Kellie Beckel Senior Marketing Manager, Nielsen Perishables Group
Consumption patterns have changed from planning a week’s worth of home-cooked meals to planning only a few hours or minutes in advance. Shoppers are increasingly visiting the grocery store just to get something for dinner that night. The rise of “almost homemade” meals, snacking, prepared meals, and shifts in foodservice offerings have implications across the entire store, and the produce department is no exception.
Although many consumers enjoy cooking at home, they’re often too time-strapped to prepare an entire meal. Enter “almost homemade,” the concept behind meal solutions that are fast and easy, but still give the consumer a sense of having played a part in meal preparation (however minimal).
The packaged salad category offers evidence of this growing trend in the produce department. During the 52 weeks ending Aug. 31, 2013, the “completes/kits” sub-category accounted for 16 percent of packaged salad sales, which was an increase of 2 percentage points from the previous year. The category had a near 20 percent increase in the number of unique items; dollar and volume sales were up 23 percent, respectively.
Many frozen meal starters are ideal for pairing with a side of fresh vegetables. Merchandising or cross-promoting these items together can drive incremental sales from the time-strapped shopper seeking a convenient almost homemade meal.
While some consumers still like to have a hand in preparing their meals, others are increasingly seeking prepared grab-and-go solutions from grocery stores. While this trend primarily benefits the deli department, certain produce items within deli prepared foods are playing a growing role in this upward movement.
During the past year, deli-prepared foods increased dollar and volume sales 7.7 percent and 5.9 percent respectively. Within deli-prepared entrees, vegetable entrees increased dollar and volume sales 8.9 percent and 10 percent, respectively. The deli salad bar contributed nearly 20 percent to deli salad sales, and an increased dollar and volume sales 6.8 percent and 3.8 percent respectively.
Produce products also drove dollar and volume growth in the deli-prepared sides category. Potato and corn sides drove category sales with dollar increases of more than 10 percent, while broccoli and squash sides each increased dollar and volume sales by more than 20 percent.
While this growth is good news for the deli, it’s important for retailers to understand the space and its buyer in order to avoid cannibalizing from other areas of the store. Retailers and suppliers can help build on prepared foods sales and bolster produce sales by pairing prepared items with fresh produce complement to create almost-homemade solutions.
Snacking as a meal supplement, even as a meal replacement, continues to gain traction particularly with the increasingly influential Millennial demographic. Several produce department staples are natural fits for snackers. Products like apples, grapes, berries, and bananas satisfy consumer demands for both healthy and grab-and-go options. For example, the smaller Clementine orange variety outpaced overall orange growth, increasing dollar sales 37.6 percent and volume sales 42 percent, while oranges decreased dollar sales 1.2 percent and posted a slight volume increase of 2.6 percent.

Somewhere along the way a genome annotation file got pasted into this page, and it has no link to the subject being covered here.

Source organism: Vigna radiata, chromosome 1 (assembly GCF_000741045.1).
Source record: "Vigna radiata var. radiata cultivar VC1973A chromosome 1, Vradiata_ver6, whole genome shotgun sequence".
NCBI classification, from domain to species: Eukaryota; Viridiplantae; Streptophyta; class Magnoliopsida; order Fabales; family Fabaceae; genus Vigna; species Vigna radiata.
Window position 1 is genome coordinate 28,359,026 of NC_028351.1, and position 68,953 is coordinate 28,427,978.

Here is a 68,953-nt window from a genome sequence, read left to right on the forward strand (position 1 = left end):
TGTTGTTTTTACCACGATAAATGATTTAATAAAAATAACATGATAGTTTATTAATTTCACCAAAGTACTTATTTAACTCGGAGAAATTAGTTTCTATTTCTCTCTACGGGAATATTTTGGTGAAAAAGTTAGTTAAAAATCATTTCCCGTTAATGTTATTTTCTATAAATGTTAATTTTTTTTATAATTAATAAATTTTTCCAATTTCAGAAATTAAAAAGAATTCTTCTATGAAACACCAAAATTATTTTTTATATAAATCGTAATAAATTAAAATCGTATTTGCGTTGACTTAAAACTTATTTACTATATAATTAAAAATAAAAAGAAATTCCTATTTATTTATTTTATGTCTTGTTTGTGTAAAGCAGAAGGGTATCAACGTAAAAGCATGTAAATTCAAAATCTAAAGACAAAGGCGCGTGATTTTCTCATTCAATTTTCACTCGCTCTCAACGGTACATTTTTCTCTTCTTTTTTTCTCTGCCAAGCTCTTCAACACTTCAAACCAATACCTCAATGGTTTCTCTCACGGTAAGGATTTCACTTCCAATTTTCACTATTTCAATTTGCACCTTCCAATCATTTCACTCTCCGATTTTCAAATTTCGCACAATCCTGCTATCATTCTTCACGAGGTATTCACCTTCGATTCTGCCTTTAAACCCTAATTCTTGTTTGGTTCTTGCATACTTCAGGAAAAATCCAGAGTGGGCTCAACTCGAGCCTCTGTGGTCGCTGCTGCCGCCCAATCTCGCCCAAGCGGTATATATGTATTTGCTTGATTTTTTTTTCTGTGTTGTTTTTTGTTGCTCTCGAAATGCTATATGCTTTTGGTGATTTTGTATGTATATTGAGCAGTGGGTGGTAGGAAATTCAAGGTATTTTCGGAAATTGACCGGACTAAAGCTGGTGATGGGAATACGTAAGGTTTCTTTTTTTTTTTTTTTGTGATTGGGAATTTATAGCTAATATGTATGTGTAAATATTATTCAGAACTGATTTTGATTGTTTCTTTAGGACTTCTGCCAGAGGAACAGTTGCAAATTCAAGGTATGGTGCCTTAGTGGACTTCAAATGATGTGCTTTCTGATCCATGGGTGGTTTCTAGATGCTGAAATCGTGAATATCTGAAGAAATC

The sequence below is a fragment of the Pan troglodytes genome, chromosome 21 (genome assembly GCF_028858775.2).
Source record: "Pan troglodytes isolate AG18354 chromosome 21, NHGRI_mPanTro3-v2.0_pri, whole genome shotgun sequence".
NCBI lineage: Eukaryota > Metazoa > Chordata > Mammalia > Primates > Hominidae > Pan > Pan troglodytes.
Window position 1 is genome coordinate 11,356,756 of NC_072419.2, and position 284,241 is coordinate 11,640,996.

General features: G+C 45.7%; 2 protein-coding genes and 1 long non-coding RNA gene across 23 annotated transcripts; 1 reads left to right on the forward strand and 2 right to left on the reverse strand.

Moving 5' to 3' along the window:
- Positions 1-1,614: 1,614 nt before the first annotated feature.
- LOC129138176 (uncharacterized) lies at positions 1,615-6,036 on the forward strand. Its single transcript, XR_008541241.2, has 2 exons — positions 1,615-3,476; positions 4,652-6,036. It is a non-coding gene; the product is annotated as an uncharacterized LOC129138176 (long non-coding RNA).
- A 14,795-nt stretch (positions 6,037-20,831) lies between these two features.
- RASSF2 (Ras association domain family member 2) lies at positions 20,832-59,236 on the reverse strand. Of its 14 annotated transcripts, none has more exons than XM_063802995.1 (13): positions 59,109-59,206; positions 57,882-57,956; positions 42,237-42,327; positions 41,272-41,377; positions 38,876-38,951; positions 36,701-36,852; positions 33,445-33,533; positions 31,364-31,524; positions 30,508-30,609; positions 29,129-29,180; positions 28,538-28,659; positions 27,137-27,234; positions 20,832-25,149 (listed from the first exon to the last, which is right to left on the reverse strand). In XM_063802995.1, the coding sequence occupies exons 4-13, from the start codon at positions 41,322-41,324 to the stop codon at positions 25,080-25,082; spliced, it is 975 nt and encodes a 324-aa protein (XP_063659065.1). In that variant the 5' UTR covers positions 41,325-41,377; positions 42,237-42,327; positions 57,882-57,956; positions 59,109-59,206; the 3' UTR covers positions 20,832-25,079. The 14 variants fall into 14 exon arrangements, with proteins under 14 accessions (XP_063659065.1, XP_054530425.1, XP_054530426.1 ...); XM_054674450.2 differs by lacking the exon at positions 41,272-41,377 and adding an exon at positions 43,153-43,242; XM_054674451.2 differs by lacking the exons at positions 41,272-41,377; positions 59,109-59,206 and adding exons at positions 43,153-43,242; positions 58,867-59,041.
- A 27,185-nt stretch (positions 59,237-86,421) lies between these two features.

However, categories that are tailor-made to meet snacking needs are posting rapid growth. In the produce department, the snacking vegetable sub-category (including items such as snacking carrots with dip, celery, vegetable mixes, vegetables and hummus) increased dollar and volume sales 15.8 percent and 17.2 percent, respectively, during the 52 weeks ending Aug. 31, 2013. The number of unique snacking vegetable items selling on store shelves increased 11.7 percent from the prior year, proving suppliers are innovating to meet growing demand. Fresh-cut fruit posted similar growth during this time period, up 15.8 percent and 16 percent in dollars and volume as well as 17.1 percent in unique items selling.
Another growing snacking category is produce dips. During the latest 52 weeks, produce dips increased dollar sales 6.5 percent and volume sales by 8 percent. Additionally, the number of unique produce dip items selling on store shelves increased 6.6 percent. Vegetable dips had the highest contribution to produce dip sales, increasing dollar and volume sales 7.6 percent and 10 percent respectively. Vegetable dip sales outpaced fruit dip sales, which remained steady compared to the previous year. Fresh guacamole and onion dip increased dollar and volume sales by more than 15 percent, while fresh salsa increased dollar and volume sales 11 percent respectively. Vegetable dips also drove the increases in unique items selling, increasing 9.2 percent compared to the prior year.
For retailers and suppliers seeking to capitalize on the snacking trend, merchandising that touts the healthy, convenient grab-and-go aspects of produce can help frame the shopper’s mindset. Merchandising items like celery and apples with dips and spreads could also spur incremental sales.